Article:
Lead GP at Wester Hailes Medical Centre, a “Deep End” practice in Edinburgh, Dr Cairns has run the GP Access model since July 2012. He writes:
“We innovate partly because we have no choice. GP Access would work very well for both staff and patients in an area where there is no fundamental access problem, indeed there is plenty of evidence in England of it working well in the leafy suburbs to the point where these practices have been able to reduce their GP outlay…
Some of the opposition to GP Access systems is irrational – perhaps driven by a workforce who are saturated with unnecessary work – who are therefore unable to take a balanced view of the pros and cons.
I am always scratching my head when traditionally minded GPs ask me to ‘justify’ our system. Bearing in mind where I work, it looks something like this:
|Traditional model||GP Access model|
|Main offering||10 min appt, in person, no matter what problem is…||Timely GP callback, quick chat, arrange further appropriate care as needed.|
|Convenience||Time off work no matter what is needed||Can chat to you at time/place of your convenience|
|Availability||Appointments gone by 8.30, appoitments clogged up for weeks in advance.||Worst case scenario: appointments available until early afternoon; no clogging up of system.|
|Unmet demand||High level unmet demand, excluded from system||Low level unmet demand, excluded from system|
|Effect on OOH||Over-uses OOH services||‘Under-uses’ OOH services|
|Continuity||Poor continuity||Better continuity|
|Provision of care||No idea of patient need until they are in the room||Good idea of patient need before I speak to/or see them|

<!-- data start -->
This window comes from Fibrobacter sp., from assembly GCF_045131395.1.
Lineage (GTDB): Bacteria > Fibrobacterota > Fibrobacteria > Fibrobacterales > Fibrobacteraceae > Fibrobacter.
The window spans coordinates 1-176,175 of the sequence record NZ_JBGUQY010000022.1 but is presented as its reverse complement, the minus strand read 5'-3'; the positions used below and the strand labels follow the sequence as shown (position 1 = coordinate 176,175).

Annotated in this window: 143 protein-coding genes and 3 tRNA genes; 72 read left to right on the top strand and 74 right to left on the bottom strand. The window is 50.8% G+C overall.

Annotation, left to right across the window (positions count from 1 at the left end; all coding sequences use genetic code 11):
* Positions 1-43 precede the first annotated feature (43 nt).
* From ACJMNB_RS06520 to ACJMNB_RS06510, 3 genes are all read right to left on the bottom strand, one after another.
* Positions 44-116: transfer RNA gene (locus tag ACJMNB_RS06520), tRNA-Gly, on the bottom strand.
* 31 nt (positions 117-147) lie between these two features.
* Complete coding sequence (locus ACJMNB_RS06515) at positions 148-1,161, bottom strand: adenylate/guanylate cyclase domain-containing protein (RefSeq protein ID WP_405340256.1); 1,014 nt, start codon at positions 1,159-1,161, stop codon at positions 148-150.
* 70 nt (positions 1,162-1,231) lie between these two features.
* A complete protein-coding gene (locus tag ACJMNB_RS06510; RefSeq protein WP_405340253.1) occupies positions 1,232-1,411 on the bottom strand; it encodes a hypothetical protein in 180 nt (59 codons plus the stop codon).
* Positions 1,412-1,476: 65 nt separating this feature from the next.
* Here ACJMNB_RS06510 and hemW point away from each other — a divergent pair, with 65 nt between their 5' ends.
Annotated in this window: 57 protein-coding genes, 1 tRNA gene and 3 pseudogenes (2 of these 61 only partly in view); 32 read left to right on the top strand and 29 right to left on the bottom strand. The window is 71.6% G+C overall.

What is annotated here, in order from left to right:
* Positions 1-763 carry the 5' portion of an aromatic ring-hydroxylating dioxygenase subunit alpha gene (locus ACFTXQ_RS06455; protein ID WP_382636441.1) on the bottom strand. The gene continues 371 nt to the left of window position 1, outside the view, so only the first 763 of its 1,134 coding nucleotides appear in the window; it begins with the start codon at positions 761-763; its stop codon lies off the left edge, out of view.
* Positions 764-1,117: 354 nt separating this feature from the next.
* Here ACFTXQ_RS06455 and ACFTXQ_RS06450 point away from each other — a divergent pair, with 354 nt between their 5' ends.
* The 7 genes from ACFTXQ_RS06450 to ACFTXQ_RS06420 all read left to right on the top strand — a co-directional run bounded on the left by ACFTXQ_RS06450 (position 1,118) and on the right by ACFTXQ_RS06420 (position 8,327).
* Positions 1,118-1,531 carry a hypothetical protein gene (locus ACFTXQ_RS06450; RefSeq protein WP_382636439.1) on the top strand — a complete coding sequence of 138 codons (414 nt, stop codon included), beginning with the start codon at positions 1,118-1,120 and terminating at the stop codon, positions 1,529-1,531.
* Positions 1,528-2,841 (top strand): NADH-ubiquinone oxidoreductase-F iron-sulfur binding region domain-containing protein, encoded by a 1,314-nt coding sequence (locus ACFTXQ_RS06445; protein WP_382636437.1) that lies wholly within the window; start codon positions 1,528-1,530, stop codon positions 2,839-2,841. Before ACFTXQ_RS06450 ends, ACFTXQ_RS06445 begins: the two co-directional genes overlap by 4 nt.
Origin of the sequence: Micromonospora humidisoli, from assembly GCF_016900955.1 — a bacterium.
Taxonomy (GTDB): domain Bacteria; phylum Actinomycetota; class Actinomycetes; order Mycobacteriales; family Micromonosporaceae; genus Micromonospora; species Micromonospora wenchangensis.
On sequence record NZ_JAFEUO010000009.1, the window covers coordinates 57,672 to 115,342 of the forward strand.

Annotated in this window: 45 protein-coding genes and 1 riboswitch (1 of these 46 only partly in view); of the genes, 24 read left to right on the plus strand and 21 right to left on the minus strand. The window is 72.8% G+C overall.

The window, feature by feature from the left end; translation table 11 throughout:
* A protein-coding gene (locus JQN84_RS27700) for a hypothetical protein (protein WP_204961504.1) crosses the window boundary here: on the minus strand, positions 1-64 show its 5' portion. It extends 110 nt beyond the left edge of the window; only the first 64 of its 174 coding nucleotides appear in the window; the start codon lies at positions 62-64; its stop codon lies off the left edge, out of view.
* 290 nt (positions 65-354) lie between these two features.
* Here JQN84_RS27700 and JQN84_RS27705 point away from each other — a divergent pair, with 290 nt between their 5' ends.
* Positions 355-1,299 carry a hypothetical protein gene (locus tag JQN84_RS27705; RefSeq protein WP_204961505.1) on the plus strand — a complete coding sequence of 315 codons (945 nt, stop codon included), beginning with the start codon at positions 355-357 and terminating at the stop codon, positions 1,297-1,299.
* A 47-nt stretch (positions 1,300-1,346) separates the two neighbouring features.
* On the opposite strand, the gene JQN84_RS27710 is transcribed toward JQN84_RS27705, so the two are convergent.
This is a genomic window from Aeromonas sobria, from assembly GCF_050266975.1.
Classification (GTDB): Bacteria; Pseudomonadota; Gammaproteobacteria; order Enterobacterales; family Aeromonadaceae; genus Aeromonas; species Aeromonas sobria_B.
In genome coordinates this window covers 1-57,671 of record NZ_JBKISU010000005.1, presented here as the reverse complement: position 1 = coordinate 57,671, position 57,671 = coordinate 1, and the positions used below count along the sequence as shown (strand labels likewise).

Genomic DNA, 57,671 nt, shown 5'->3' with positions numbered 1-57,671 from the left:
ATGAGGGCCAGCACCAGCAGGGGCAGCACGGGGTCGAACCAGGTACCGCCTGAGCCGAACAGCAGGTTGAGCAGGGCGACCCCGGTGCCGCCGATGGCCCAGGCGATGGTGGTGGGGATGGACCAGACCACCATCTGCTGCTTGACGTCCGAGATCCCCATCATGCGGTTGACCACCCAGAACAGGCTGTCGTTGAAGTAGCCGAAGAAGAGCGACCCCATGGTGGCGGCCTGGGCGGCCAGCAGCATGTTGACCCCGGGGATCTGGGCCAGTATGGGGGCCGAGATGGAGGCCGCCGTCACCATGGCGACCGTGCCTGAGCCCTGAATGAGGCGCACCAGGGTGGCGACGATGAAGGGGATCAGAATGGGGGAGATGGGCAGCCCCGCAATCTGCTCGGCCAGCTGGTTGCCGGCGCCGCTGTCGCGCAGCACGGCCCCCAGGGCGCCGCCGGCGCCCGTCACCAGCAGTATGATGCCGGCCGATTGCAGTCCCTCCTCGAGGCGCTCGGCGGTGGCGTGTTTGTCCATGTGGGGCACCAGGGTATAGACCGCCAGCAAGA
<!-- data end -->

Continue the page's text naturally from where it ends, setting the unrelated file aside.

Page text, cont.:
The last one is such a no-brainer I felt the need to put it in italics. I cannot imagine going back to the days when most of the time I had little idea of what most people were wanting from me, until they asked for it – seems crazy in retrospect…! Even practices who run a lot of telephone consulting, may not necessarily be taking the information from the patients in advance.
Why it is still seen as acceptable, let alone ‘traditional’, for some practices to exclude 30-40% of their patients on a daily basis, with no understanding of the problems they are not seeing, and putting a good 1/3 of that unmet need onto the OOH service?!
I don’t think GP Access is perfect – far from it – nor is it a panacea for health inequalities or lack of clinical and political leadership to make sense of a primary care system that will probably collapse in parts of the country in the next 3-7 years – but its certainly a more efficient and sensible way to start engaging with a patient population.”
Wester Hailes GP Practice won the Improving Patient Access Award for their innovative GP appointment system in April 2013. Congrats!